Crude oil prices started Thursday with a decline after the U.S.' crude oil stocks showed an increase, while trade tensions ahead of the G-20 meeting caused investors concern over lower economic growth that could impact oil demand.
U.S. President Donald Trump's trade policies and tariffs on various countries are expected to dominate the G-20 meeting that will kick off in Buenos Aires, Argentina on Friday.
If trade issues between major economies, especially the U.S. and China, are left unresolved, this could have a negative impact on global growth, experts warned.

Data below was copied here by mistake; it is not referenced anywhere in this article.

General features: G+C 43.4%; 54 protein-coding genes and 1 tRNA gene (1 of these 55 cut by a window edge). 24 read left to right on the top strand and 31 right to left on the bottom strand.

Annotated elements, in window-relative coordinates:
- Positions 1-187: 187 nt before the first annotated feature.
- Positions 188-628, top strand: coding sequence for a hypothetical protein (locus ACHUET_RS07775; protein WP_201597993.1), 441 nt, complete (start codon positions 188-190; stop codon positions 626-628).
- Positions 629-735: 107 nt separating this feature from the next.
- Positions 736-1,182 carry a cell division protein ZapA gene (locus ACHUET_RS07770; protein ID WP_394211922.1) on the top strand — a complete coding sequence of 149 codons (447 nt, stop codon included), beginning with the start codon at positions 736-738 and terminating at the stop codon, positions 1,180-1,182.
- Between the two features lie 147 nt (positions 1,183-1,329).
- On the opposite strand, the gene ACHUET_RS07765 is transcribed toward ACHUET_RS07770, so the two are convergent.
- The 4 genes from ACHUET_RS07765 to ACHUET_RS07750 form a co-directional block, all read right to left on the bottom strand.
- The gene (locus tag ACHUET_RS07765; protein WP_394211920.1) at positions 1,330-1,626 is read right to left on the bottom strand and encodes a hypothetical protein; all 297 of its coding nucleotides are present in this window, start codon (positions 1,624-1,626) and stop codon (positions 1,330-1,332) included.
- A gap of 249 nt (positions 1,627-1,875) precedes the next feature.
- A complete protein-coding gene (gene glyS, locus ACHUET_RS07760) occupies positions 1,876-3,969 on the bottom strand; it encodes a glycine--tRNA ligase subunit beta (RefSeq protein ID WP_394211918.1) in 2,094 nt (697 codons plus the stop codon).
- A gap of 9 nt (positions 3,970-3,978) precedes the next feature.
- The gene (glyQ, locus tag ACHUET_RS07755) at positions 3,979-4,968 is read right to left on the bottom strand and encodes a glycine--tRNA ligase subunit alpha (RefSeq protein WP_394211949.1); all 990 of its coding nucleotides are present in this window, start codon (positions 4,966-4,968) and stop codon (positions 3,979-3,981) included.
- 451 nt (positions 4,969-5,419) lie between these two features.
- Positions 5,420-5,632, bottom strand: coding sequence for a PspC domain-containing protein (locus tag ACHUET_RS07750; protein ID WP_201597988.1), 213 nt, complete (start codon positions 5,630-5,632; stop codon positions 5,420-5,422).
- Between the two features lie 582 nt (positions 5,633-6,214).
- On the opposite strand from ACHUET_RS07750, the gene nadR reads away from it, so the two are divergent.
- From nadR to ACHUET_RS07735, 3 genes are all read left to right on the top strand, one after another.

Lower global economic growth could easily lower global oil demand, experts said, adding that the rising glut of supply continues to keep a downward pressure on oil prices.
International benchmark Brent crude was trading at $58.90 per barrel at 0627 GMT on Thursday with a 1.2 percent decline, after it opened at $59.64 a barrel.
American benchmark West Texas Intermediate cost $50.38 a barrel at the same time, posting a 0.4 percent loss, after beginning the day at $50.60 per barrel.
The U.S.' weekly commercial crude oil inventories also increased by more than market expectations, according to the Energy Information Administration (EIA) on Wednesday.
Commercial crude oil stocks in the country rose by 3.6 million barrels, or 0.8 percent, to 450.5 million barrels for the week ending Nov. 23, according to the EIA, compared to market expectations of a 0.8 million barrel increase.
By Ovunc Kutlu